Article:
In re Colorado v. Owens

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Justia Opinion Summary

Sir Mario Owens and Robert Ray petitioned the Supreme Court in its original jurisdiction for relief from a series of discovery rulings of the district court in their respective death-penalty cases relating to post-conviction proceedings. Each moved to discover the prosecution's investigation of claims raised by Owens' motion for post-conviction review, on grounds that disclosure was required by the state rules of criminal procedure or the federal and state constitutions. The district court held that Crim. P. 16 did not impose obligations on the prosecution with respect to its preparation to meet defendants' post-conviction claims, but that the prosecution did have obligations to disclose information that was both exculpatory and constitutionally material. The Supreme Court held that the district court did not err in finding it inapplicable to information acquired in response to defendants' post-conviction claims. However, because the Court had not previously held that only a prosecutor's constitutional obligation to disclose extended through the appeal of a death sentence, the district court should order disclosure of some possibly exculpatory material despite being unable to find a reasonable probability that nondisclosure would change the result of the proceedings. The cases were remanded for the district court to review defendants' constitutional claims.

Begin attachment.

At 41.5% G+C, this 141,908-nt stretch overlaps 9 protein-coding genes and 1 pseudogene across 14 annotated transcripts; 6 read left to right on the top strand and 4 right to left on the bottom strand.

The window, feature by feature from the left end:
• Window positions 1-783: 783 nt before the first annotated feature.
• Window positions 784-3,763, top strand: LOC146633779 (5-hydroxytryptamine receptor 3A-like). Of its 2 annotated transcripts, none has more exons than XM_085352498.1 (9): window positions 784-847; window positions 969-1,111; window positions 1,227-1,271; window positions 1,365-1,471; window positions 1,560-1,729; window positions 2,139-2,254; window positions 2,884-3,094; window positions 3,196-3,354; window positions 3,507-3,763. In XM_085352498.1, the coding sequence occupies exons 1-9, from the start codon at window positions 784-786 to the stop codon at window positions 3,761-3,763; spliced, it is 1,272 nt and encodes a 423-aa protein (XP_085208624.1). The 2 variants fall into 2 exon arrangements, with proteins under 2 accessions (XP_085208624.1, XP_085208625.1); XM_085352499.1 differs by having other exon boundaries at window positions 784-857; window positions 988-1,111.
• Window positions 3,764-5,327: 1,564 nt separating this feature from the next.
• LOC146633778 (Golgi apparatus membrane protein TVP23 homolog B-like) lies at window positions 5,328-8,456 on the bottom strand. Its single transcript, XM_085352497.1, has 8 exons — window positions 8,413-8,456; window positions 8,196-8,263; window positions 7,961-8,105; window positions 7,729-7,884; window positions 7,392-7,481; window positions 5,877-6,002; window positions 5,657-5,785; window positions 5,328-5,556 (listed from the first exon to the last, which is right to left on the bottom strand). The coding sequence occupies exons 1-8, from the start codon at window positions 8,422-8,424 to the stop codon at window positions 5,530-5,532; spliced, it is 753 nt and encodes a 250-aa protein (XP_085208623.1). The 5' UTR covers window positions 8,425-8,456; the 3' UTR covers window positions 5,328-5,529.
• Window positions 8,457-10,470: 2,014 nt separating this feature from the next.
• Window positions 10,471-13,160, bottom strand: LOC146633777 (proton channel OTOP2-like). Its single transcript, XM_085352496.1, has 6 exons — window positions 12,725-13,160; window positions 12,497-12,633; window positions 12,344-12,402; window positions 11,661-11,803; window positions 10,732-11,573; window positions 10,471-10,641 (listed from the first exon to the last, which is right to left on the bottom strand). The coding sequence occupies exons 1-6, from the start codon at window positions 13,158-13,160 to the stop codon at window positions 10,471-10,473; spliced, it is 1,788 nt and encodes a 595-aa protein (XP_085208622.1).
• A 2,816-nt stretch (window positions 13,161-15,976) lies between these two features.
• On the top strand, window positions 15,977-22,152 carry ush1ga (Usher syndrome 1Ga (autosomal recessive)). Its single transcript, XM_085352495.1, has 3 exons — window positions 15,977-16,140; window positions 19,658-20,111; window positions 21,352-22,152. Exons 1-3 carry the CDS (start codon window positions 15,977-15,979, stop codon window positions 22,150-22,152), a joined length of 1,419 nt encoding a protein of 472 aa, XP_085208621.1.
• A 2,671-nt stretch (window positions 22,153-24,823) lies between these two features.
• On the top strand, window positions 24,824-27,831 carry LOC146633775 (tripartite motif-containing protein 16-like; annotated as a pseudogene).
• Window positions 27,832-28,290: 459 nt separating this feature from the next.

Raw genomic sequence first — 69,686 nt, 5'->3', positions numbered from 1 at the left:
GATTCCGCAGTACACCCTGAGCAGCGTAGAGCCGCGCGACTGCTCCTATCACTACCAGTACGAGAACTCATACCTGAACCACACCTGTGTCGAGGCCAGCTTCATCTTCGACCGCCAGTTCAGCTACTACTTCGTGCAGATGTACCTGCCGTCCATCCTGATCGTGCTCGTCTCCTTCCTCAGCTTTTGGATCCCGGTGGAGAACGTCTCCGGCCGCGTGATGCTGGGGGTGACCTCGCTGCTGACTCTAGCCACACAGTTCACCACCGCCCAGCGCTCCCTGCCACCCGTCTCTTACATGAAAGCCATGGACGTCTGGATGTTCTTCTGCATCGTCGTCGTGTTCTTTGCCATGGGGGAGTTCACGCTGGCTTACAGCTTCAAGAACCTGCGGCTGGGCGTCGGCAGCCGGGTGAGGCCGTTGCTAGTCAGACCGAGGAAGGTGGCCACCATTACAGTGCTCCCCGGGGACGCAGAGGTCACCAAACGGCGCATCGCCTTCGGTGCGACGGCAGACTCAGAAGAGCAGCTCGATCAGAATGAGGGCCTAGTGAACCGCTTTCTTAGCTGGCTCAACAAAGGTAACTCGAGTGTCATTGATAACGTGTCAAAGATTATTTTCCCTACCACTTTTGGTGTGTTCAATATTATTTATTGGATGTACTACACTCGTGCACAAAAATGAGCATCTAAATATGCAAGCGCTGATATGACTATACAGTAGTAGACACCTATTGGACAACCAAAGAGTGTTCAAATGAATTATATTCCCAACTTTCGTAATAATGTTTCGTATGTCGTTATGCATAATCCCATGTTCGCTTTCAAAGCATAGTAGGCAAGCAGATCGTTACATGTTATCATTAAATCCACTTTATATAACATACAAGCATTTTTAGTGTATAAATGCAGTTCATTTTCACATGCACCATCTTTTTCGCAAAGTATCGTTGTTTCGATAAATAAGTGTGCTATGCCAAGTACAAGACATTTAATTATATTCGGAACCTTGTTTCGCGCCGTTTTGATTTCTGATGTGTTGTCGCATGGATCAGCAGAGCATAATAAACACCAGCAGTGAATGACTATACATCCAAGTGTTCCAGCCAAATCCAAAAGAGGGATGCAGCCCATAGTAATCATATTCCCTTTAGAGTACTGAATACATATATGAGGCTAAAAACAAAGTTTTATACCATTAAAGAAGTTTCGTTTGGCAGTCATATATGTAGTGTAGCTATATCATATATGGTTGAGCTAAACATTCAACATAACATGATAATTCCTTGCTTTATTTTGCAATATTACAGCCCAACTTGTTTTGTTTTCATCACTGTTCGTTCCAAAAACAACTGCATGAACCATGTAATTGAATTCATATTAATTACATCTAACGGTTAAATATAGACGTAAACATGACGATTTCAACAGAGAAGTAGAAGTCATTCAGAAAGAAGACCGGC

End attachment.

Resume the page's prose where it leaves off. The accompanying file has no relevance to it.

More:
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Opinions of the Colorado Supreme Court are available to the public and can be accessed through the Court s homepage at http://www.courts.state.co.us. Opinions are also posted on the Colorado Bar Association homepage at www.cobar.org. ADVANCE SHEET HEADNOTE June 30, 2014 2014 CO 58 Nos. 13SA91 & 13SA94, In Re People v. Owens C.A.R. 21 Original Proceeding Death Penalty §§ 16-12-201 to -210, C.R.S. Discovery and disclosure. Owens and Ray petitioned pursuant to C.A.R. 21 for relief from a series of discovery rulings of the district court relative to post-conviction proceedings in their respective death penalty cases. Each had moved to discover the prosecution s investigation of the claims raised by Owens s motion for post-conviction review, on the grounds that such disclosure was required either by Crim. P. 16 or by the federal or state constitution. The district court ruled that Crim. P. 16 did not impose obligations on the prosecution with respect to its preparation to meet the defendants postconviction claims, but that the prosecution continued to have obligations to disclose information that was both exculpatory and constitutionally material, without regard for the time of or impetus for its discovery. The supreme court issued a rule to show cause why the district court s ruling should not be disapproved for too narrowly limiting the prosecution s discovery obligations during the unitary review proceedings prescribed by statute for all death sentences and convictions resulting in death sentences in this jurisdiction. The supreme court holds that because Crim. P. 16 imposes disclosure obligations on the prosecution only with regard to materials and information acquired before or during trial, the district court did not err in finding it inapplicable to information acquired in response to the defendants post-conviction claims. But, because the court has previously held not only that a prosecutor s constitutional obligation to disclose information favorable to an accused extends through the appeal of a death sentence, but also that district courts should order the disclosure of some possibly exculpatory material, despite being unable to find a reasonable probability that nondisclosure would change the result of the proceeding, the supreme court remands the cases with directions for the district court to apply the due process standard and procedure announced in People v. Rodriguez, 786 P.2d 1079 (Colo. 1989). 2 The Supreme Court of the State of Colorado 2 East 14th Avenue ¢ Denver, Colorado 80203 2014 CO 58 Supreme Court Case No. 13SA91 Original Proceeding Pursuant to C.A.R. 21 Arapahoe County District Court Case No. 06CR705 Honorable Gerald Rafferty, Judge In Re: Plaintiff: The People of the State of Colorado, v. Defendant: Sir Mario Owens. * * * * * Supreme Court Case No. 13SA94 Original Proceeding Pursuant to C.A.R. 21 Arapahoe County District Court Case No. 06CR697 Honorable Gerald Rafferty, Judge In Re: Plaintiff: The People of the State of Colorado, v. Defendant: Robert Keith Ray. Rules Made Absolute in Part and Discharged in Part en banc June 30, 2014 Attorneys for Plaintiff: George H. Brauchler, District Attorney, Eighteenth Judicial District Emily Warren, Chief Deputy District Attorney Centennial, Colorado Attorneys for Defendant Sir Mario Owens: James A. Castle Denver, Colorado Jennifer L. Gedde, LLC Jennifer L. Gedde Denver, Colorado C. Keith Pope Boulder, Colorado Reppucci Law Firm, P.C. Jonathan D. Reppucci Denver, Colorado Attorneys for Defendant Robert Ray: Maria Liu Greeley, Colorado Mary Claire Mulligan Boulder, Colorado Christopher Gehring Denver, Colorado Attorneys for Amicus Curiae Colorado District Attorneys Council: Thomas R. Raynes, Executive Director, Colorado District Attorneys Council Denver, Colorado Peter Weir, District Attorney, First Judicial District Donna Skinner Reed, Chief Appellate Deputy District Attorney Golden, Colorado John W. Suthers, Attorney General Paul Koehler, First Assistant Attorney General Denver, Colorado 2 Attorneys for Amici Curiae National Association of Criminal Defense Lawyers and Colorado Criminal Defense Bar: Blain Myhre LLC Blain D. Myhre Englewood, Colorado Haddon, Morgan and Foreman, P.C. Norman R. Mueller Denver, Colorado Attorneys for Amicus Curiae Colorado Innocence Project: University of Colorado, School of Law Margaret Ann England Boulder, Colorado JUSTICE COATS delivered the Opinion of the Court. 3 ¶1 Owens and Ray petitioned pursuant to C.A.R. 21 for relief from a series of discovery rulings of the district court relative to post-conviction proceedings in their respective death penalty cases. Each had moved to discover the prosecution s investigation of the claims raised by Owens s motion for post-conviction review, on the grounds that such disclosure was required either by Crim. P. 16 or by the federal or state constitution. The district court ruled that Crim. P. 16 did not impose obligations on the prosecution with respect to its preparation to meet the defendants postconviction claims, but that the prosecution continued to have obligations to disclose information that was both exculpatory and constitutionally material, without regard for the time of or impetus for its discovery. We issued a rule to show cause why the district court s ruling should not be disapproved for too narrowly limiting the prosecution s discovery obligations during the unitary review proceedings prescribed by statute for all death sentences and convictions resulting in death sentences in this jurisdiction. ¶2 Because Crim. P. 16 imposes disclosure obligations on the prosecution only with regard to materials and information acquired before or during trial, the district court did not err in finding it inapplicable to information acquired in response to the defendants post-conviction claims. Because, however, we have previously held not only that a prosecutor s constitutional obligation to disclose information favorable to an accused extends through the appeal of a death sentence, but also that district courts should order the disclosure of some possibly exculpatory material, despite being unable to find a reasonable probability that nondisclosure would change the result of the 4 proceeding, the cases are remanded with directions for the district court to apply the due process standard and procedure we announced in People v. Rodriguez.1 I. Sir Mario Owens and Robert Ray were charged with various crimes in ¶3 connection with shootings that occurred on July 4, 2004 at Lowry Park in Aurora. Before Ray s trial for the Lowry Park offenses, a prosecution witness and the witness s fiancée were murdered. Owens and Ray were later separately tried, convicted, and sentenced to death for those murders. Following sentencing in their respective cases, each defendant was advised ¶4 according to the unitary review procedure mandated for all post-conviction motions and appeals from death sentences and convictions resulting in death sentences. See §§ 16-12-201 to -210, C.R.S. (2013). As contemplated by this statutory scheme, each defendant was appointed a new set of counsel for purposes of pursuing post-conviction motions and a separate, new set of counsel for appeal of his convictions and death sentence. In July 2012, Owens filed his motion for post-conviction relief. As of the filing of his petition, Ray had yet to file a motion for post-conviction relief. In January 2012, at least partially in response to this court s opinion in In re ¶5 People v. Ray, 252 P.3d 1042 (Colo. 2011), the district court issued an order, in connection with a post-trial motions hearing in Ray s case, concerning discovery matters generally and concluding that the continued applicability of the procedural rules for pre-trial discovery and investigation would be necessary for Ray s post1 786 P.2d 1079 (Colo. 1989). 5 conviction counsel to effectively provide him the assistance contemplated by this court s opinion. Shortly thereafter, the district court ruled that this order was equally applicable to the prosecution s responsibilities in Owens s case. With regard to his own motion for post-conviction relief, Owens subsequently filed two motions for discovery. The first, filed in October 2012, was in the nature of a request for a pre-trial, or prehearing, order, and generally moved the court to, among other things, make clear that the prosecution s discovery obligations extended to any information or material that related to or supported Owens s post-conviction claims. The second, filed in March 2013, specifically sought the results of the prosecution s investigation of a particular post-conviction claim advanced by Owens, asserting misconduct by one of the jurors in the underlying Lowry Park trial. ¶6 The first of Owens s discovery motions contended that all material or information learned from the prosecution s investigation of Owens s post-conviction claims was made discoverable either by Crim. P. 16 or the state or federal constitution. After hearing the matter, the district court effectively distinguished its general discovery order in connection with Ray s case and ruled that Crim. P. 16 does not apply to information acquired by the prosecution in preparing to meet the claims of a defendant s motion for post-conviction relief permitted by the rules of criminal procedure implementing the unitary review prescribed for death penalties. And, while all parties proceeded under the assumption that the prosecution would have to disclose so-called Brady material, much discussion ensued on the appropriate scope of what that duty encompassed. 6 Several months later, Owens again moved to obtain materials and information ¶7 from the prosecution s investigation into his post-conviction claims, this time specifically focusing on the prosecution s investigation of Owens s post-conviction claim of juror misconduct in the earlier Lowry Park trial. In his motion for postconviction relief, Owens asserted that his trial counsel had been ineffective, in part because of their failure to move to exclude his Lowry Park convictions from consideration as aggravating factors at the death penalty phase of his trial. As to this motion, the district court essentially reaffirmed its prior ruling but clarified that the prosecution would have an ongoing obligation under Brady v. Maryland, 373 U.S. 83 (1963), to disclose information that was both exculpatory and constitutionally material. In preparation for filing his own post-conviction motion, Ray also moved to ¶8 obtain discovery from the prosecution s investigation of Owens s post-conviction claims. Without deciding whether Ray would have standing to pursue discovery related to the prosecution s investigation of his co-defendant s separate claims, the district court denied the motion, in any event, for the same reasons it had denied Owens s discovery motions. Owens and Ray immediately petitioned for relief pursuant to C.A.R. 21, and we ¶9 issued our rule to show cause. II. ¶10 In 1997, the General Assembly enacted a unique statutory scheme for the review of death penalties and convictions resulting in death penalties. §§ 16-12-201 to -210. The legislature s accompanying declaration, as well as the specific provisions of the Act 7 themselves, make clear that it was motivated by a desire to expedite the state process of review in death sentence cases and, particularly, to avoid the delays associated with sequential appellate reviews of the initial trial and subsequent post-trial matters. See id. The central mechanism by which the scheme seeks to accomplish this goal is a mandate that all post-conviction motions, including those requiring the development of an additional record, such as certain challenges to the effectiveness of trial counsel, be resolved by the district court before any appellate review of the conviction and sentence; and that appellate review of the district court s rulings on all post-conviction claims be combined, in a single unitary review proceeding, with appellate review of the defendant s assignments of error committed at the trial or sentencing phase. See § 16-12-207, C.R.S. (2013). ¶11 The legislature tasked this court with the promulgation of rules of procedure implementing the statutory scheme, to include delineating specific obligations of both the post-conviction court and counsel, as well as specific timelines for concluding district court functions and presenting the case to this court for ultimate review. § 16-12-208, C.R.S. (2013); see also People v. Owens, 228 P.3d 969, 971 (Colo. 2010). In response, we promulgated Crim. P. 32.2, entitled Death Penalty Post-Trial Procedures. This rule provides for the immediate advisement of the defendant concerning his right to two sets of new and different counsel one to pursue any postconviction claims permitted by statute and the other to pursue an appeal of his conviction and sentence and it mandates procedures and timelines for the simultaneous preparation of both appeal and post-conviction motion; timely resolution 8 by the post-conviction court of all post-conviction claims; and the preparation of an adequate record and presentation in a single appeal of all assignments of error related to the defendant s death sentence and his conviction resulting in that sentence. Crim. P. 32.2. A. ¶12 The statutory scheme similarly leaves to this court the promulgation of specific discovery procedures to govern the unitary review proceedings. See § 16-12-208(2)(e). In its only provisions directly related to discovery, Crim. P. 32.2 mandates that within seven days2 of this advisement date, the district court is to order the prosecuting attorney to deliver to defense counsel a copy of all material and information in his possession or control, except material previously provided, that is discoverable under Crim. P. 16 or pertains to punishment, Crim. P. 32.2(b)(3)(III); and similarly to order the defendant s trial counsel to turn over his file to the defendant s new counsel within the same seven-day timeframe, Crim. P. 32.2(b)(3)(IV). In their petitions to this court, the defendants assert that the district court failed to appreciate that this court s reference to Crim. P. 16, at Crim. P. 32.2(b)(3)(III), was intended to impose a mandatory, continuing duty to comply with the disclosure procedures established by Crim. P. 16 during capital post-trial proceedings, and they challenge the court s failure to direct the prosecution accordingly. In light of the text of the rule itself, as well as the context in which the reference to Crim. P. 16 appears and the declared purposes of the 2 Formerly five days. 9 statutory scheme it was promulgated to implement, this interpretation is simply untenable. ¶13 We have in the past indicated that we will largely construe our own rules of procedure according to the same principles that govern our construction of statutes promulgated by the legislature. See In re Bass, 2013 CO 40, ¶ 9. If the specific language of a rule lends itself to more than one reasonable understanding, such considerations as context in a broader scheme and the purpose to be served by the scheme as a whole can often provide insight into the intended meaning of that language. See Dep t of Transp. v. Gypsum Ranch Co., 244 P.3d 127, 131 (Colo. 2010). Even if the brief reference to Crim. P. 16 could, on its face, be reasonably understood to incorporate that rule in its entirety and thereby extend its applicability beyond trial to post-conviction matters, context and related provisions of the rule and statute strongly militate against any such construction. ¶14 Rule 32.2 s sole reference to Crim. P. 16 appears in conjunction with the appointment of one set of new counsel to represent the defendant on direct appeal and another set of new counsel to represent him on post-conviction matters, see Crim. P. 32.2(b)(3)(I), in lieu of the trial counsel to whom all prosecution disclosures, concerning both trial and death penalty sentencing, had thus far been made. In order to adequately represent the defendant, these new counsel would clearly need some mechanism to ensure their access to all pre-trial and all pre-penalty phase discovery. Rather than implying a highly impactful expansion of Rules 16 and 32.1, the straightforward provisions of Crim. P. 32.2(b)(3)(III) and (IV) are most naturally understood, according 10 to their plain language, as simply providing that mechanism. The former subsection requires that the prosecuting attorney be ordered to deliver to the new counsel for the defendant all material in his possession that is discoverable under Crim. P. 16 or pertains to punishment, Crim. P. 32.2(b)(3)(III), and the latter similarly mandates an order directing the defendant s trial counsel to deliver to the newly appointed counsel a copy of their entire file, Crim. P. 32.2(b)(3)(IV). ¶15 In addition, however, a number of other considerations militate against any intent to extend Crim. P. 16 beyond its expressly stated boundaries. The requirement of Crim. P. 32.2(b)(3)(III) for all material discoverable under Crim. P. 16 to be delivered within seven days strongly implies an already existing body of material, rather than one expected to grow and require disclosure throughout the proceedings. Furthermore, no such incorporation by implication was attempted in Crim. P. 32.1, the separate rule governing the death penalty sentencing hearing itself, which instead provides for explicit disclosure requirements, in terms appropriate to, and with time periods expressly tailored for, death phase proceedings. Of perhaps greatest significance, notwithstanding a superficial analogy between a criminal trial and a hearing on postconviction claims, each involving as it does evidentiary presentations, the juxtaposition of parties, and therefore burdens, renders any such analogy wanting. Unlike a trial of criminal charges or death phase sentencing proceeding, in each of which the defendant must be made aware of, in order to defend against, the evidence marshalled against him, in hearings on post-trial motions, the respective roles of the parties are reversed, and the defendant is afforded an opportunity to go forward with allegations of his own, 11 against which the prosecution must then defend. See, e.g., Dunlap v. People, 173 P.3d 1054, 1061 (Colo. 2007) (the defendant bears the burden of proving his postconviction claims by a preponderance of the evidence). For this reason, if none other, the very structure of rules designed to govern pre-trial and pre-death penalty sentencing disclosures precludes them from any meaningful extension by implicit incorporation to post-conviction proceedings. B. ¶16 Crim. P. 32.2(b)(3)(III) notwithstanding, the absence of specific discovery provisions to govern unitary review proceedings is, however, neither surprising nor indicative of any gap suggesting an alternate construction. Apart from requiring that before a motion for post-conviction relief may be granted, a copy must be served on the prosecution, Crim. P. 35(c)(3)(V), the Colorado Rules of Criminal Procedure have never expressly provided specific discovery procedures for post-conviction proceedings; and it is undisputed that district courts have the inherent authority to manage their dockets through scheduling orders requiring the endorsement of witnesses and other timely disclosures, as they deem necessary to avoid delay-causing surprise at evidentiary hearings on post-conviction claims, just as at criminal trials, see, e.g., People v. Jasper, 17 P.3d 807, 812 (Colo. 2001) ( [T]he setting of deadlines for pretrial matters constitutes an integral part of a trial court s case management authority. ). With regard to due process protections for criminal defendants, at the time the legislature promulgated the unitary review procedure for death penalty cases, this court had already published an Opinion and Order admonishing district courts, pending the automatic review of death 12 sentences mandated by statute in this jurisdiction, to permit even broader disclosure of favorable evidence than required of the prosecution prior to conviction and sentence. See Rodriguez, 786 P.2d at 1082. ¶17 In Rodriguez, where the prosecution moved for a remand to determine whether disclosure would be required of certain possibly exculpatory evidence recently coming into its possession, we endorsed a review procedure similar to that utilized in Pennsylvania v. Ritchie, 480 U.S. 39, 58 (1987). Rodriguez, 786 P.2d at 1082. In that instance, we specifically ordered the district court to evaluate the nature, significance, and materiality of the evidence and disclose to the defense not only any possibly exculpatory evidence meeting the materiality standard of United States v. Bagley, 473 U.S. 667, 682 (1985) (finding evidence constitutionally material only if there is a reasonable probability that, had the evidence been disclosed to the defense, the result of the proceeding would have been different ), but also possibly exculpatory evidence not rising to that level of materiality, as to which the prosecution had failed to show a compelling interest in withholding. Rodriguez, 786 P.2d at 1082. ¶18 An automatic review of death sentences by this court remains a statutory mandate in this jurisdiction, § 18-1.3-1201(6)(a), C.R.S. (2013); see also People v. Montour, 157 P.3d 489, 492 93 (Colo. 2007), and the purposes of the unitary review procedure serve to strengthen, rather than weaken, our rationale in Rodriguez. Where compelling countervailing considerations, as for instance witness safety, are not at issue, we continue to consider it preferable to leave for this court, with the assistance of both parties, the ultimate determination whether possibly exculpatory evidence would 13 affect the propriety of a death sentence; and doing so in a single appellate proceeding rather than piecemeal, following sequential challenges to, and appeals of, the materiality predictions of either a prosecutor or district court, furthers the purposes of unitary review. ¶19 Whether or not the due process framework articulated in Brady and its progeny would otherwise apply to post-conviction proceedings in death penalty cases, cf. Dist. Attorney s Office v. Osborne, 557 U.S. 52, 68 69 (2009) (holding the Brady framework inapplicable to post-conviction proceedings generally), we have long-since concluded that the constitutional requirement to disclose favorable evidence continues, at least through the automatic review by the supreme court required in this jurisdiction, Rodriguez, 786 P.2d at 1082. By the same token, because the unitary review procedure in death penalty cases requires all post-conviction motions to be resolved by the district court prior to any appellate review of the death sentence itself, see § 16-12-207; see also Crim. P. 32.2(c)(3), the rationale of Rodriguez is equally applicable to post-conviction motions filed pursuant to this unitary review procedure. Whether the duties and procedure we have prescribed in Rodriguez are better characterized as a state postconviction relief procedure, see Osborne, 557 U.S. at 69 (cautioning against upsetting a state s post-conviction relief procedures unless they are fundamentally inadequate), or the application of federal substantive due process requirements to the unique death penalty procedures of this jurisdiction, it is at least clear that the Supreme Court has never overruled Rodriguez nor held, even in non-death penalty cases, that a prosecutor s due process obligation to disclose exculpatory material terminates before 14 the defendant s conviction becomes final, see, e.g., Fields v. Wharrie, 672 F.3d 505, 515 (7th Cir. 2012) (distinguishing Osborne and explaining that a prosecutor s disclosure responsibilities do not end until a defendant s conviction becomes final). ¶20 In Rodriguez, while we both admonished district courts, in the absence of compelling reasons to do otherwise, to order the disclosure of some evidence favorable to defendants laboring under a death sentence despite not being able to find it constitutionally material and used the term possibly exculpatory evidence, in order to discourage nondisclosure of material as to which the exculpatory nature or likely effect was subject to reasonable dispute, we did not intend thereby any alteration in the fundamental character of evidence categorized by the United States Supreme Court as favorable. See 786 P.2d at 1082. In subsequent holdings, the Supreme Court has characterized Brady as relating only to concealing evidence favorable to the accused, not providing the defense with notice that will improve its preparation for meeting the government s evidence. See Weatherford v. Bursey, 429 U.S. 545, 559 (1977) ( It does not follow from the prohibition against concealing evidence favorable to the accused that the prosecution must reveal before trial the names of all witnesses who will testify unfavorably. ); see also Strickler v. Greene, 527 U.S. 263, 281 82 (1999) ( The evidence at issue must be favorable to the accused, either because it is exculpatory, or because it is impeaching . . . . ). ¶21 Although the clear distinction between evidence of guilt or innocence and evidence that would merely be strategically useful for trial preparation has at times been addressed in terms of materiality rather than favorability, see, e.g., United States v. 15 Agurs, 427 U.S. 97, 112 n.20 (1976), it is indisputably the case that so-called Brady material includes only evidence of the former nature; and our direction in Rodriguez for district courts to order disclosure, in a narrow class of death cases, notwithstanding Bagley s reasonable probability standard, was never intended to override that distinction. Despite being subject to the more liberal disclosure requirements of Rodriguez, relative to post-conviction motions filed pursuant to the unitary review procedure, material or information nevertheless does not amount to favorable evidence merely because it would assist the defendant in structuring the presentation of his assignments of error to better avoid the impact of the prosecution s response. III. ¶22 In its various orders, the district court apparently sought to distinguish information or material uncovered by the prosecution in an attempt to meet the claims of the defendant s post-conviction motion from information or material pertaining to the defendant s conviction or sentence, or his investigation of possible post-conviction claims. Its attempt to draw this fine distinction appears to have resulted from a mistaken notion that Crim. P. 32.2(b)(3)(III), as well as our holding in Ray, 252 P.3d at 1049, implicitly required the extension of Crim. P. 16 to unitary review proceedings. Whatever its precise reasoning, the district court did not err in finding Crim. P. 16 inapplicable to information acquired by the prosecution in preparation for meeting the claims of a defendant s motion for post-conviction relief, for the simple reason that the requirements of Crim. P. 16 have not been extended beyond the facial applicability of that rule to information and material acquired prior to and during trial. 16 ¶23 Notwithstanding the assertion of the prosecution to the contrary, the district court also did not err in finding that due process of law requires the disclosure of material or information favorable to the defendant and constitutionally material, including such information coming into the prosecution s possession even after the defendant s trial and sentencing. To the extent, however, the district court s ruling could be understood as the exclusive ground for requiring disclosure by the prosecution, that ruling fails to account for our holding in Rodriguez, admonishing district courts to evaluate and order the disclosure of all possibly exculpatory evidence in the possession of the prosecution, as to which the prosecution fails to show a compelling interest in nondisclosure, whether or not the court is able to find a reasonable probability that its nondisclosure would change the result of the proceeding. IV. ¶24 The Rules are therefore made absolute in part and discharged in part, and the matters are remanded with directions for the district court to apply the due process standard and procedure we announced in People v. Rodriguez. 17